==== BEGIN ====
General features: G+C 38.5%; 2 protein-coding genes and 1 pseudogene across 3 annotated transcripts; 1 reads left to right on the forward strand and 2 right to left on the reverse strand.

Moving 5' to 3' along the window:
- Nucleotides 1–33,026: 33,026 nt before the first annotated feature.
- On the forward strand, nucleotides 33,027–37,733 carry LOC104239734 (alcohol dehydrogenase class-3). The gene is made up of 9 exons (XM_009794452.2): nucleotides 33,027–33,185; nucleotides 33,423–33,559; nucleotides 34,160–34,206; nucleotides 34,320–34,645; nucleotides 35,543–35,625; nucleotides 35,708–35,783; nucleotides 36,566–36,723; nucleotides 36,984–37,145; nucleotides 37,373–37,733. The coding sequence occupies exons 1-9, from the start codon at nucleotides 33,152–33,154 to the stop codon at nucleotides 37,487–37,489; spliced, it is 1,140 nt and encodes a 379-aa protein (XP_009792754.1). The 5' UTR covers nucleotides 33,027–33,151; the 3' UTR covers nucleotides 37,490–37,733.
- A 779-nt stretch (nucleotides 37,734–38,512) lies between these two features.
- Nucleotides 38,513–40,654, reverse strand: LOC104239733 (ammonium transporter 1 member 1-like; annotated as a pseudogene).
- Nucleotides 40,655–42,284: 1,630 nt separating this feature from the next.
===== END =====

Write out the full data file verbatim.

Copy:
General features: G+C 38.5%; 2 protein-coding genes and 1 pseudogene across 3 annotated transcripts; 1 reads left to right on the forward strand and 2 right to left on the reverse strand.

Moving 5' to 3' along the window:
- Nucleotides 1–33,026: 33,026 nt before the first annotated feature.
- On the forward strand, nucleotides 33,027–37,733 carry LOC104239734 (alcohol dehydrogenase class-3). The gene is made up of 9 exons (XM_009794452.2): nucleotides 33,027–33,185; nucleotides 33,423–33,559; nucleotides 34,160–34,206; nucleotides 34,320–34,645; nucleotides 35,543–35,625; nucleotides 35,708–35,783; nucleotides 36,566–36,723; nucleotides 36,984–37,145; nucleotides 37,373–37,733. The coding sequence occupies exons 1-9, from the start codon at nucleotides 33,152–33,154 to the stop codon at nucleotides 37,487–37,489; spliced, it is 1,140 nt and encodes a 379-aa protein (XP_009792754.1). The 5' UTR covers nucleotides 33,027–33,151; the 3' UTR covers nucleotides 37,490–37,733.
- A 779-nt stretch (nucleotides 37,734–38,512) lies between these two features.
- Nucleotides 38,513–40,654, reverse strand: LOC104239733 (ammonium transporter 1 member 1-like; annotated as a pseudogene).
- Nucleotides 40,655–42,284: 1,630 nt separating this feature from the next.